[Linux-cluster] RE: < fecing with out any hardware? >

David Teigland teigland at redhat.com
Mon May 8 14:19:02 UTC 2006

On Sat, May 06, 2006 at 10:05:35PM -0500, Stanley, Jon wrote:
> The question that I have is that there is functionality in the SCSI-3
> spec for Persistent Group Reservations.  Basically, what happens is that
> each system that wants access to a disk puts a "reservation" and
> "registration" on it.  A commercial clustering solution (Symantec) uses
> this feature in order to do it's I/O fencing.
> The initial reservation on the disk is "Write Exclusive Registrants
> Only", meaning that if you are not registered to be on the disk, you
> cannot write to it.  When the node comes up, upon synchronizing with all
> of the other nodes, etc, it puts it's key onto the disk.  It can then
> write to the disk, without any problem.  When the node dies, the
> surviving node(s) see that, and eject the dead node, making it
> physically impossible to write to the disk.
> This of course requires support from the array to do it (it's a SCSI-3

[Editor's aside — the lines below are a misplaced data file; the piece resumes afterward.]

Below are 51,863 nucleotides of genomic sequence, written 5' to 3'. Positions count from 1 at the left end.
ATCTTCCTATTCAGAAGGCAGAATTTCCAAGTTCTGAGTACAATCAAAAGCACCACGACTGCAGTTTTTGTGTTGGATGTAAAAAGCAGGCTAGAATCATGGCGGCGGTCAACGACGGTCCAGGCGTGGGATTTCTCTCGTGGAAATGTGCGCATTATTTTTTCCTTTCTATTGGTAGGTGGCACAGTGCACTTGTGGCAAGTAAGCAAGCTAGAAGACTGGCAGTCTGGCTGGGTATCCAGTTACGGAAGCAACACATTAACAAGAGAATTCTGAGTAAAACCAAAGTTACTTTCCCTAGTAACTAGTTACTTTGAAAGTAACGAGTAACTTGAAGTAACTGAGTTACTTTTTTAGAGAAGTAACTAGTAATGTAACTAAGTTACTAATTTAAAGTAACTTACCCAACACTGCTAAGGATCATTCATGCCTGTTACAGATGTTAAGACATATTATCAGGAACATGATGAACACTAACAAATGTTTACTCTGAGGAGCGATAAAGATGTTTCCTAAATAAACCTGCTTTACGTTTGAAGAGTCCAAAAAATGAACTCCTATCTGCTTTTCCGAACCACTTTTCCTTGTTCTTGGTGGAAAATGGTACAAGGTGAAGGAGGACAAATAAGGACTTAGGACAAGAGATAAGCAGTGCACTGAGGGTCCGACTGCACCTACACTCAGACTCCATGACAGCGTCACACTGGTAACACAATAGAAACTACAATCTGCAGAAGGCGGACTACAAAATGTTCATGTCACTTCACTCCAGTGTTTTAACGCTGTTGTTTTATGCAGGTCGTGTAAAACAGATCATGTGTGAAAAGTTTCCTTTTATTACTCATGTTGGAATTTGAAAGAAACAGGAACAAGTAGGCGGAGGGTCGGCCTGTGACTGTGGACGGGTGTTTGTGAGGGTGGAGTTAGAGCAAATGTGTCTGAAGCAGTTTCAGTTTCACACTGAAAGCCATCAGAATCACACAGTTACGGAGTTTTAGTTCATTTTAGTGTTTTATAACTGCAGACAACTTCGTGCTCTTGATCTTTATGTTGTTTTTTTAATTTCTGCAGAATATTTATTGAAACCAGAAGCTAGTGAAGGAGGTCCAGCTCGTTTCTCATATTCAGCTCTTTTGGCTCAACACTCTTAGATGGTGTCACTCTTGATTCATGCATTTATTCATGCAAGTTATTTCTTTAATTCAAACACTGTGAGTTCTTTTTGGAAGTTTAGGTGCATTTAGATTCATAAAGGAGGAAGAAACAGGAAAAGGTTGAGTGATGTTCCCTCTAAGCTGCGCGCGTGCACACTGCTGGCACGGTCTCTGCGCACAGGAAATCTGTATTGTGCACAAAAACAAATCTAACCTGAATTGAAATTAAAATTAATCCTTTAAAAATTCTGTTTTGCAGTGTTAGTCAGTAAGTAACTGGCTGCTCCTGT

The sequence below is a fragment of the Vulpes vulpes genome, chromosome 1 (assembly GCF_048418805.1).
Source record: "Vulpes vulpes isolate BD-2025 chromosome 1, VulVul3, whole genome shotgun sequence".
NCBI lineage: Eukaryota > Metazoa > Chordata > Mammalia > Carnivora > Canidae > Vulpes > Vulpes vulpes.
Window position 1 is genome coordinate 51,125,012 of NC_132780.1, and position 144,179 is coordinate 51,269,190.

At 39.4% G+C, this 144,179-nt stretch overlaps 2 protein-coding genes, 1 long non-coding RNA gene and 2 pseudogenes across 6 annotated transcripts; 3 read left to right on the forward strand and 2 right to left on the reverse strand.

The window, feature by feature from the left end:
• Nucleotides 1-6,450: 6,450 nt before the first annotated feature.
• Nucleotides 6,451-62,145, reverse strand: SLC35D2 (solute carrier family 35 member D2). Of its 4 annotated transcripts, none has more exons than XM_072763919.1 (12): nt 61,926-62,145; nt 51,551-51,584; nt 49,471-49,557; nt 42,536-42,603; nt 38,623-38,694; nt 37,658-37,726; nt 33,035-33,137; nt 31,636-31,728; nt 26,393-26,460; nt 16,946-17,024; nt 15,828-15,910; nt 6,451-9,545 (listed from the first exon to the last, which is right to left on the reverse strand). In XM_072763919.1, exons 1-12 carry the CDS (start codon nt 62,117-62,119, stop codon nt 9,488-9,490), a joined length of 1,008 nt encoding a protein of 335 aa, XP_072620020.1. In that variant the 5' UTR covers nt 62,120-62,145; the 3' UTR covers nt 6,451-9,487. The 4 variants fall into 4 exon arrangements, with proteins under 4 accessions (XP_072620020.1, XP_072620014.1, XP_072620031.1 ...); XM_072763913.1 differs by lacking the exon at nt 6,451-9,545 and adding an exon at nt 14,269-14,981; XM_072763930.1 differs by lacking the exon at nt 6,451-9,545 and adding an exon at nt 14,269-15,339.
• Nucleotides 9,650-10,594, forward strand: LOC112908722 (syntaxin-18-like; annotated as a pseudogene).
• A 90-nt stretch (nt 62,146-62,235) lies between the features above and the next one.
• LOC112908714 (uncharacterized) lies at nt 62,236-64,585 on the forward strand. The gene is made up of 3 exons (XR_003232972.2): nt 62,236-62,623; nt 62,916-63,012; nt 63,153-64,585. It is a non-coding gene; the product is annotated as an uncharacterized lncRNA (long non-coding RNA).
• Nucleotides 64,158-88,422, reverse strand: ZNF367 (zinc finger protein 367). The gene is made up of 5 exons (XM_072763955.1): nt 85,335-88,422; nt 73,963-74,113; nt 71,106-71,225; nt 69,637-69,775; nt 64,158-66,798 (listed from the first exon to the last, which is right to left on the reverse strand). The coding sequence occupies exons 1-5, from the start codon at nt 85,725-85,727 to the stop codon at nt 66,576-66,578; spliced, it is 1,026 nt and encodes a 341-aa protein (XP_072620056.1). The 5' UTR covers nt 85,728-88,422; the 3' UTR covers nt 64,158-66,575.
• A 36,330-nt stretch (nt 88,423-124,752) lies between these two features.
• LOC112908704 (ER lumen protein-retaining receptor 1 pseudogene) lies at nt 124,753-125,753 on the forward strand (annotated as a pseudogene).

> standard, but not all arrays implement it), thereby limiting the choice
> of storage to mid-to-high-end enterprise arrays.  
> The question is why can't we use that as a fence mechanism, and do away
> with the hardware poweroff stuff, if the array supports it?  Of course
> the hardware poweroff stuff could be left in for older/lower end arrays,
> etc, but I think that options are a Good Thing(TM).

You could definately use persistent reservations to do fencing, we just
don't have a fencing agent written for it yet.  It's one of those things
that no one ever quite gets the time to do.  It's something that would be
_really_ nice to have and would spare a lot of people a lot of hassle.


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